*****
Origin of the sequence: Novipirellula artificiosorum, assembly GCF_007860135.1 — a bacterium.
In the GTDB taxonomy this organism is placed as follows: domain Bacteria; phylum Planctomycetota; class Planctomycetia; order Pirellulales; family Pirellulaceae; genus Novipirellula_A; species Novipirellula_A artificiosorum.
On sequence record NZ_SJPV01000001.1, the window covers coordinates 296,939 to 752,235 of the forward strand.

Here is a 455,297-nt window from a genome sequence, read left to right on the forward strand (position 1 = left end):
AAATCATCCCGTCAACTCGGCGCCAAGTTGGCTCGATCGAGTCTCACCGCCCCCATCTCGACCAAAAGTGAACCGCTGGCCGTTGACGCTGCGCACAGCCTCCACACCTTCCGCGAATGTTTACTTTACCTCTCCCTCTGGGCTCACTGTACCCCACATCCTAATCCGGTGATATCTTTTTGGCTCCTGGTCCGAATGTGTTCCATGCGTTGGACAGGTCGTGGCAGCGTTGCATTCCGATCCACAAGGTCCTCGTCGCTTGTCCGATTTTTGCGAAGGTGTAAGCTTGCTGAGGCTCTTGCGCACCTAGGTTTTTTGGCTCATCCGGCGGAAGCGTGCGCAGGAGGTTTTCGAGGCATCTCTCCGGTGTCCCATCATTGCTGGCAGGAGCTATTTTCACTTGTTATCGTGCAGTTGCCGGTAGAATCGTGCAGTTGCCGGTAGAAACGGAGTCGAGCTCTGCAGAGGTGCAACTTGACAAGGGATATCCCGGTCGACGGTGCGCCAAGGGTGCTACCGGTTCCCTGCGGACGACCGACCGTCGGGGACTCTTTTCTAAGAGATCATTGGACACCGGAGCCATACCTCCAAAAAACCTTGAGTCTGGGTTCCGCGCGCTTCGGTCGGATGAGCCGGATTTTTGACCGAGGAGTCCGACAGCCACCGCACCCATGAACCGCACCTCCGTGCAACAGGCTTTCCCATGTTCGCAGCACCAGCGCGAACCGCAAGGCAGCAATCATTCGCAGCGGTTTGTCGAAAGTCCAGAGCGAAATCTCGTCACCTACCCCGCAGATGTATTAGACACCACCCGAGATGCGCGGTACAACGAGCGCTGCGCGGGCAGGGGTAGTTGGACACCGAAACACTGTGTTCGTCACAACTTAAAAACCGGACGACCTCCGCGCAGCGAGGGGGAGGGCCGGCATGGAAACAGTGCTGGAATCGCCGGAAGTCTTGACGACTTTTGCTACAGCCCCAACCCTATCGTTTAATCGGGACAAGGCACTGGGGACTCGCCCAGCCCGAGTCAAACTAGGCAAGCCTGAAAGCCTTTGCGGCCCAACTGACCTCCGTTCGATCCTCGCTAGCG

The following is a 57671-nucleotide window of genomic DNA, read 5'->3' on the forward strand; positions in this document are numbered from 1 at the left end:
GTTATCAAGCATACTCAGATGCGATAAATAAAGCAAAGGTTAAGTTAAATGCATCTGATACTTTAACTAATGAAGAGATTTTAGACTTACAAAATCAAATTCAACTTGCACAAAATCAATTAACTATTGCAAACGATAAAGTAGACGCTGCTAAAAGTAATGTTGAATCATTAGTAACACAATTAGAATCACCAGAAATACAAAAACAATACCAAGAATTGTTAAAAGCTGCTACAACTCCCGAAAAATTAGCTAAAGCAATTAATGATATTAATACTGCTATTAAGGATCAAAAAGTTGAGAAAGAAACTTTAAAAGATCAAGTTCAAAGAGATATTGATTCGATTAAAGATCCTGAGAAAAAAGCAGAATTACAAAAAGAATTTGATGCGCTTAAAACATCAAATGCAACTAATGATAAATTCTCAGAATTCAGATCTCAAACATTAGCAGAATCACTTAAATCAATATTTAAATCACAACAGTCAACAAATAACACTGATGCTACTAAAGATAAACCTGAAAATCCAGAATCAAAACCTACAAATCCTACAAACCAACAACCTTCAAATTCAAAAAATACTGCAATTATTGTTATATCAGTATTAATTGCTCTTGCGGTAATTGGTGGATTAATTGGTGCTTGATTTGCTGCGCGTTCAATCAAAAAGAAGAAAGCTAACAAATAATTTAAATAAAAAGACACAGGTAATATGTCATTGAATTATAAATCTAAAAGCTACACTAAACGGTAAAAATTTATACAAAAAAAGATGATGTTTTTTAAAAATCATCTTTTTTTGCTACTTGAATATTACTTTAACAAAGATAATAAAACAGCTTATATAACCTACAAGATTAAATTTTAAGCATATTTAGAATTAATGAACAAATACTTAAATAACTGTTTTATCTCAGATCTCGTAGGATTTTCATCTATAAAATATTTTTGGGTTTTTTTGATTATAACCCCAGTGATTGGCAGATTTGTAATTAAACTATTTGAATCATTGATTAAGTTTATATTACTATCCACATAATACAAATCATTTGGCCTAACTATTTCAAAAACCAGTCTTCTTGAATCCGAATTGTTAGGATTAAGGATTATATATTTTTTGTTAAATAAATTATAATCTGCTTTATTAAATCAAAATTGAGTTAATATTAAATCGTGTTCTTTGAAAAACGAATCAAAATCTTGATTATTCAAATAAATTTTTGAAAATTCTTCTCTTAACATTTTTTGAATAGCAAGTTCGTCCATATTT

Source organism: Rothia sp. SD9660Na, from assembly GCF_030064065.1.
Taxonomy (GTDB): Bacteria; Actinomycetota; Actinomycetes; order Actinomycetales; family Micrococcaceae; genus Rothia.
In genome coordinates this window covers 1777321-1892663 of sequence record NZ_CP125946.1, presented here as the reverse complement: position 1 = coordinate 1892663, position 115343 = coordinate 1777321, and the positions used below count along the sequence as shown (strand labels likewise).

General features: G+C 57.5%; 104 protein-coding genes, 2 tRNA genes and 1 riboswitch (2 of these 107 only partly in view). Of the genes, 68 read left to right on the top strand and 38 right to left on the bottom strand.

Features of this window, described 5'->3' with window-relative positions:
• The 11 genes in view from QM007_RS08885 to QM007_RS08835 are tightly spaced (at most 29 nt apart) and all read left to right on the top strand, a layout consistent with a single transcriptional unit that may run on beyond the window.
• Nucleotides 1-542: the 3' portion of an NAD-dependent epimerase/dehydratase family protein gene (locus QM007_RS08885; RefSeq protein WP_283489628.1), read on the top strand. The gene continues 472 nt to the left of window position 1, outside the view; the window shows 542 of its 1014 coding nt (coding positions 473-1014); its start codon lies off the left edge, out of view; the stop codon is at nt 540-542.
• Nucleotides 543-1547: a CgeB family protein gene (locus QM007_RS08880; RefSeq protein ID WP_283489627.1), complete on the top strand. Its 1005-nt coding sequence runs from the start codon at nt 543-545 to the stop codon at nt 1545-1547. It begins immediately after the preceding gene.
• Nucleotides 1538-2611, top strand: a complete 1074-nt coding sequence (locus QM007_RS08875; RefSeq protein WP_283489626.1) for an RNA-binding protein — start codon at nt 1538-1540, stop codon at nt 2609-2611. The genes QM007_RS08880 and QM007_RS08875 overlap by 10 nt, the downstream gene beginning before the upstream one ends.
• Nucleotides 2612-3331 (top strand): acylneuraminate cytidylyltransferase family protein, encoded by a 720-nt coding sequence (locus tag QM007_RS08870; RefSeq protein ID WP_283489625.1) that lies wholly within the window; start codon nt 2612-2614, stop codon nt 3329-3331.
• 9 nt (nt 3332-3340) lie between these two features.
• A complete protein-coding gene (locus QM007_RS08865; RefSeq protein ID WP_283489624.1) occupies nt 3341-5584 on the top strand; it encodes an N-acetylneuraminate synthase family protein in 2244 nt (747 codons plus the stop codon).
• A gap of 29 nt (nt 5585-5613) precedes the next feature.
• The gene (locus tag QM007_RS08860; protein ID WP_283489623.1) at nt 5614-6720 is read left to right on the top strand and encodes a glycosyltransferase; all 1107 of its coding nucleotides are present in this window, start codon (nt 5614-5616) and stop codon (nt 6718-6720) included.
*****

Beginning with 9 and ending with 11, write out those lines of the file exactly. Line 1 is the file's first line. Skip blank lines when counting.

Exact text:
Taxonomy (GTDB): Bacteria; Actinomycetota; Actinomycetes; order Actinomycetales; family Micrococcaceae; genus Rothia.
In genome coordinates this window covers 1777321-1892663 of sequence record NZ_CP125946.1, presented here as the reverse complement: position 1 = coordinate 1892663, position 115343 = coordinate 1777321, and the positions used below count along the sequence as shown (strand labels likewise).

General features: G+C 57.5%; 104 protein-coding genes, 2 tRNA genes and 1 riboswitch (2 of these 107 only partly in view). Of the genes, 68 read left to right on the top strand and 38 right to left on the bottom strand.